Listed below are the fully trained coaches within Steel City Striders.
Feel free to contact any of them with any training questions you may have; training plans, session plans etc.
You can find each of them on the contact us section of the website.
Peter Brown has been a UK Athletics Level 2 Endurance Coach for over thirty years whilst he has been a member of Steel City Striders since 2000.
In 1984, wanting to get fit enough to go winter hill walking in the Cairngorms, he began by making the common error of many starting in the sport by trying to run a marathon. But this was the era of Coe, Cram and Ovett and he then tried middle distance which was perhaps unwise for somebody with a fundamental lack of speed ending up mainly running the steeplechase as no one else at his club wanted to do it at the time. Back in the day his pb’s were 16:42 (5000m), 34:55 (10k) and 77:41 (half marathon). He never really got the trip for the marathon despite having completed eighteen of them his best being 2:53:51. Obviously he can’t get anywhere near these times nowadays.
Nevertheless, this track orientated background has proved to be extremely valuable and its discipline underpins Peter’s coaching philosophy: if you want to run a good marathon, then you need to run a good half and if you want to run a good half then a decent 10k time is essential. Scornful of short cuts, this is all based on hard work and good old fashioned mileage with his personal training regime being defined by a regular pattern of Hills or Long Reps on Tuesday, Track on Thursday and a Long Run at the weekend. He regularly uses the word consistency.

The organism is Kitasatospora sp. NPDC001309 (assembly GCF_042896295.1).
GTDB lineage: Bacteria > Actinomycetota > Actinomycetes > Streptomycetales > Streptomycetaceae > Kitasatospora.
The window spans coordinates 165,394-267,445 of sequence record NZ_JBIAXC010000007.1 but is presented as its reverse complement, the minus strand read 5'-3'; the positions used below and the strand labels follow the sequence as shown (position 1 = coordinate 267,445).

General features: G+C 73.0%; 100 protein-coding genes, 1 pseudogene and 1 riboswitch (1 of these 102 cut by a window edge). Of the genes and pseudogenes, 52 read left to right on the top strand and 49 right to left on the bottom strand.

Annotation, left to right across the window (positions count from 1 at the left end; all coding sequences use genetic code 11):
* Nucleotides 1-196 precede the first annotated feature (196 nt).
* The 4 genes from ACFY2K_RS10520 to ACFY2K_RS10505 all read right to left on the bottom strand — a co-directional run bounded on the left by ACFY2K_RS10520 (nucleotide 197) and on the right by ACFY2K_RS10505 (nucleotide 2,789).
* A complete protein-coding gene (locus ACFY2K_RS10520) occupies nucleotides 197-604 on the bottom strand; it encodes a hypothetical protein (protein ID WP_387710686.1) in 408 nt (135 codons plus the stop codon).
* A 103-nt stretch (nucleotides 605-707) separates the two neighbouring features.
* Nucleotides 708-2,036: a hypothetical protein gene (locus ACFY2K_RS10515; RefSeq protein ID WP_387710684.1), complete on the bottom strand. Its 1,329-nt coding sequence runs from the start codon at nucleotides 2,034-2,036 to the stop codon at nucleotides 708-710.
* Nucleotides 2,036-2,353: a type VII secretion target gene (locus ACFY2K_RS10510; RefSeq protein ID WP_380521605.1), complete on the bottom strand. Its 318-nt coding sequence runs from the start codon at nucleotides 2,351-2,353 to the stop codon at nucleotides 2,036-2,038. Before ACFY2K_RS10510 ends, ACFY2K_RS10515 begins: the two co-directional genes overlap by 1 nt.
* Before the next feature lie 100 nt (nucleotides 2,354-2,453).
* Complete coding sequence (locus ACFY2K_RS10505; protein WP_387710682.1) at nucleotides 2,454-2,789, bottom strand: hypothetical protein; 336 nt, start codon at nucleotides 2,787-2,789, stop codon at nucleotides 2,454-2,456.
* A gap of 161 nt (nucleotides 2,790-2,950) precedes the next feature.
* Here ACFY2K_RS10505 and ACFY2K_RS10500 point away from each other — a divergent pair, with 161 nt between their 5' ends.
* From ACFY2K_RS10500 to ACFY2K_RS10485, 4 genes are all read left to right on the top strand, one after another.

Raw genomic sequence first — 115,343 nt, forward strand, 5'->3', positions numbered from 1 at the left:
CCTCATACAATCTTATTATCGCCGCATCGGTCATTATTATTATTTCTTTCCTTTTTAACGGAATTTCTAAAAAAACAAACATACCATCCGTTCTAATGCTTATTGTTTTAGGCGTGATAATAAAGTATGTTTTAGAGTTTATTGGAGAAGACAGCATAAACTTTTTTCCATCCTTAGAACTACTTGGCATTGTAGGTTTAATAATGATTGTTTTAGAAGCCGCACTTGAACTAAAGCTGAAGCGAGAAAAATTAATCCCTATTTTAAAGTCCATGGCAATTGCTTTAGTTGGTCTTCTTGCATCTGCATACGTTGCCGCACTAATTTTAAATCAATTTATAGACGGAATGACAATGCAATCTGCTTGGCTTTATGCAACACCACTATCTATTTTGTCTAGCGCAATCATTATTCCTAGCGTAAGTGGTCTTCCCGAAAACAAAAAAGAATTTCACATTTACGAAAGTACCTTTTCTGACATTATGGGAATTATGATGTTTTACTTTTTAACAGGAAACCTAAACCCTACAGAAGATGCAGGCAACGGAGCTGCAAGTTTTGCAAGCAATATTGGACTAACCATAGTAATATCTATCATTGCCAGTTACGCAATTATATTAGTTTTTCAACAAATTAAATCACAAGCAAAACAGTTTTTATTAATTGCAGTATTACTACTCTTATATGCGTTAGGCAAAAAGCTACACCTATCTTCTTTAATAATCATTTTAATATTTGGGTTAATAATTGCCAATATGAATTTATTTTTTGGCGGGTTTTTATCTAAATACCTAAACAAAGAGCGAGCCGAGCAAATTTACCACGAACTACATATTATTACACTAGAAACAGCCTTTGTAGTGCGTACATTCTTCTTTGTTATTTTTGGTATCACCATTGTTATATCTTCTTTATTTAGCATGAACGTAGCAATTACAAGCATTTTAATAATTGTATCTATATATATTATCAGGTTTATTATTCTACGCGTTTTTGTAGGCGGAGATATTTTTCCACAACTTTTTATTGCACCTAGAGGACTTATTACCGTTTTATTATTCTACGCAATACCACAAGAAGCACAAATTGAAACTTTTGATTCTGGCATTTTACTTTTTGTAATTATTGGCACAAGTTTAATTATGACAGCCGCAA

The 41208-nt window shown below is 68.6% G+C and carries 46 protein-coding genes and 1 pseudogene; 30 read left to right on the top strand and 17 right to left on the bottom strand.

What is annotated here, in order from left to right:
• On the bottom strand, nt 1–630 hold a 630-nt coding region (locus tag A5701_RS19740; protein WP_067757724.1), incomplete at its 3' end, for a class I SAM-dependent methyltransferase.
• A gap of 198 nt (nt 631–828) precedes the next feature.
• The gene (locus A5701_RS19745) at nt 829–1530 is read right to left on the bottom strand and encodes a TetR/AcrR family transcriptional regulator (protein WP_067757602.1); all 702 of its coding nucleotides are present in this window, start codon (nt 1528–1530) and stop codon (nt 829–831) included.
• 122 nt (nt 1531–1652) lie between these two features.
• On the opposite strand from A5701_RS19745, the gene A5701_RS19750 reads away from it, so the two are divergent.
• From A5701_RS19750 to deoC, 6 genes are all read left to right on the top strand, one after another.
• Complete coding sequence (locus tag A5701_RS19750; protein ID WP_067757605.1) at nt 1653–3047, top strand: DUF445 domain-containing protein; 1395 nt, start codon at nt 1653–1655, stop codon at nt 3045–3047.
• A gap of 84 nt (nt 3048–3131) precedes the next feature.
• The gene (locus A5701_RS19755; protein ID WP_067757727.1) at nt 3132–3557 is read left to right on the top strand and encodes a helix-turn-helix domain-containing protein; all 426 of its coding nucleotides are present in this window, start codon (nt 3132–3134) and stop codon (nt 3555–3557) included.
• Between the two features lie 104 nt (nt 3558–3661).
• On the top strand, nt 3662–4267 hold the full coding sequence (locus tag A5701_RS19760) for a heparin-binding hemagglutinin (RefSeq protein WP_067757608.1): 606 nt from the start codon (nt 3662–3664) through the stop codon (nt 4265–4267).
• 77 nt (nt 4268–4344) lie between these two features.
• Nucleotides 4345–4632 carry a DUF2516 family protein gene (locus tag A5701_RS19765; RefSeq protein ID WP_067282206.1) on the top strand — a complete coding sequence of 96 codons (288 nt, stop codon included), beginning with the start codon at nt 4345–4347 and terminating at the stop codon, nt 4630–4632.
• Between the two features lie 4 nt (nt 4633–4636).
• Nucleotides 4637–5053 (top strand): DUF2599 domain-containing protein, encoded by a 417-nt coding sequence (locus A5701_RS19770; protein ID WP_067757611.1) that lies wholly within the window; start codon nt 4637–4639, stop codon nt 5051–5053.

Peter looks after track sessions at Woodbourn Road every Thursday evening.
Away from the track, Peter’s alter ego is that of archaeologist with a particular attraction to sewer lamps so beware if you ever go on a long run with him.
Ian Stinson has been a member of Steel City Striders since 2006. He began running socially while working in London but, really took running more seriously on return to his native Yorkshire. Ian has raced in many of the local road races over the years as well as a few international marathons – ‘a great way to see a city’. Recently he has moved to doing more off road races and particularly enjoys the fells of the Dark Peak. Ian completed his first two day mountain marathon with other Striders in 2015.
He has completed the Coach in Running Fitness qualification (CIRF) and is grateful to the club for giving him the opportunity and supporting him through the course.
Ian looks after the Tuesday night speed sessions for the club at Millhouses Park. These are aimed at runners who are new to speed work but want to improve their times in 5k, 10k and half marathon events.
Ian organised the cross country teams for Steel City for many years and still enjoys turning out at the cross country league events which he believes are great races for developing both strength and speed during the winter.
I ran my first 10k (Dronfield) in 2013 and joined Striders shortly afterwards.
The club has given me amazing support over the years and through it my running journey has been so enjoyable, I am now proud to be able to give back to the club and to support them.
Having completed 10k’s and Half Marathons I felt that road running and chasing the ever challenging PB wasn’t my passion and changed tarmac for mud! I can now be found on the fells ( day and night! ) usually wet through and knee deep in mud with a big grin on my face.
I have supported Matt Rimmer at the Millhouses 5-10k courses for the past 3 years and it is through these courses watching and learning from Matt that I felt capable of progressing from my LIRF (Leadership in Running Fitness) to my CIRF (Coach in Running Fitness).
I hope to continue to support the club, Matt and the 5-10k courses and to improve my running and experience so in turn I can help and support others in our club to improve their running and to maybe encourage them to have a try at off road running.
Our Club is growing in numbers and strength and it is a pleasure to be a small part of it.
Mick Wall is a johnny come lately to running having only started to run in straight lines once his long, but uneventful Sunday morning football career came to an end. He joined Striders in 2013 and was soon elevated to club geek having offered to assist in turning around the club’s online presence; website, Twitter, online membership, mailing list etc. A role that he looks back on with pride.